Creation Station logo

A Hands on Tour of the New Primary Creation Station

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On Thursday May 9, the Creation Station was buzzing with parents eager to learn more about what their primary children do in these new facilites at La Chât. Laid out around the room were computers, Lego robotics, digital microscopes, Makey Makeys, a 3D printer and other contraptions that at first seemed unfamiliar to parents.

Many of the Creation Station resources were sponsored by funds donated by the PTA raised at the Marché de St.Nicolas Gift basket auction. Increasing the number of resources in school meant that, when the Creation Station opened in September 2018 as a replacement of the former ICT room, next to the library, it was filled with STEAM experiences. The Creation Station is a designated space set-up to explore STEAM learning and new models of engagement within the PYP curriculum. Children use their time in the Creation Station to work on unit-connected projects which draw on ‘maker’ skills of collaboration, experimentation and reflection. 

Digital microscope packaging and view from digital microscopes

For example, Year 3 classes used their time in the Creation Station to deepen their understanding of the recent unit’s central idea: Responsible choices contribute to reducing waste. During collaborative planning it was agreed that children should understand and feel empowered by the notion that even a small, personal action can make a difference. With that in mind, Creation Station sessions focused on sustainability and how new ways of looking at waste can help to reduce consumption. Working in teams, children were given a digital microscope inside a box which they had to investigate. They explored the packaging to understand its function and form using their math skills to count the number of pieces of packaging and the digital microscopes to analyse the types of materials. Children then explored different materials in detail, looking at the structure of  materials such as cotton, wool, felt and paper, cardboard and plastic. Next, they were given the task of designing a packaging system for the digital microscopes that would be more consistent with the central idea of their unit of inquiry. As usual, the children came up with some wonderful suggestions including egg box shaped packaging for 6 microscopes wrapped in paper, or using a soft material to wrap and protect the microscopes, like fake fur or wool, which could then be reused.

Year 4 students were on hand to show parents how to create Lego robotics using detailed step by step instructions as part of their unit of inquiry on simple machines. During their Creation Station time, Year 4 students were left to work independently with a partner where they needed to develop their ability to work in pairs and coordinate their efforts. Children had to learn to negotiate which piece of lego to use next as they followed complex step by step instructions to build their robot.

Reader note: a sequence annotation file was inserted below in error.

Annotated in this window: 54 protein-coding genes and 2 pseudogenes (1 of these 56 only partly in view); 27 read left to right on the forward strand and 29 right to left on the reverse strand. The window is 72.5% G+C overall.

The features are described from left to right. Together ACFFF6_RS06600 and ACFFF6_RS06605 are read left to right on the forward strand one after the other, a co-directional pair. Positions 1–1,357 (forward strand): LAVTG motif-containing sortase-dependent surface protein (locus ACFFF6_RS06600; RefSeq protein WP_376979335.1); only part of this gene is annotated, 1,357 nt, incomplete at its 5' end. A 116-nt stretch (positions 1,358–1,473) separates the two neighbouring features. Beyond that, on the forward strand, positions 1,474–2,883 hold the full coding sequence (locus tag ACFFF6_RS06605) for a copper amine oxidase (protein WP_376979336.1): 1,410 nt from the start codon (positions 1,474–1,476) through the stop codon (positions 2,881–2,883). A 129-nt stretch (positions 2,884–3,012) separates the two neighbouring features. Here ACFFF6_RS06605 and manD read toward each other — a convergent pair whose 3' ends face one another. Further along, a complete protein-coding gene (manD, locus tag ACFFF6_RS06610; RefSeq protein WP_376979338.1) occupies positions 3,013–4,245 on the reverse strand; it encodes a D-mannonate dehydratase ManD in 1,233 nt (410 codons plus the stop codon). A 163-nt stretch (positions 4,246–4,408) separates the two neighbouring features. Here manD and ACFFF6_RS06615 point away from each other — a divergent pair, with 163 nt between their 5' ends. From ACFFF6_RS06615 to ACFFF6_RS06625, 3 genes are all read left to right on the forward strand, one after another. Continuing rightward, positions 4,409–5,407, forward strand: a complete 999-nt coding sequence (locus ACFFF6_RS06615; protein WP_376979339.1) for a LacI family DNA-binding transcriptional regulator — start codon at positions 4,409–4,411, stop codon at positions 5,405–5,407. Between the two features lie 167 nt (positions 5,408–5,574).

Scratch programming

Programming with Scratch is also a central part of the Creation Station. This is a far cry from how some of the parents learned to program using punch cards. Scratch is a block-based visual programming language targeted primarily at children, allowing users to create online projects through a drag and drop block-like interface. Scratch is used as the introductory language to programming because it is relatively easy, and skills learned can be applied to other programming languages such as Javascript or Python. Children can create animations, quizzes, games, stories, music, and more. 

Tin foil eating utensil created in a rapid Creation Station rapid design challenge

Other activities in the Creation Station have included designing eating utensils, with only a small piece of tin foil, for use by another child. Children had to interview a partner and understand what the eating utensils were needed for: the type of food, the texture and other properties. This helped teach the children empathy, develop their communication skills and set specific design goals to meet the requirements of their partner. A rapid design task encourages children to build creative confidence by learning through experimentation. 

The next steps for the Creation Station is to move into the classrooms as teachers integrate more STEAM activities into their program. The Creation Station will become a library of STEAM tools that can be borrowed by teachers and used directly into their classrooms to enhance the knowledge they are trying to convey to their students.

A special thank you to Mrs. Deirdre Canavan, STEAM/Maker Space Co-ordinator, for organizing this unique hands on journey for primary parents.

You may also wish to follow the Twitter account (@TechPRICHA) which will have general and specific Creation Station tweets of interest.

 

By:  Karen Eugeni

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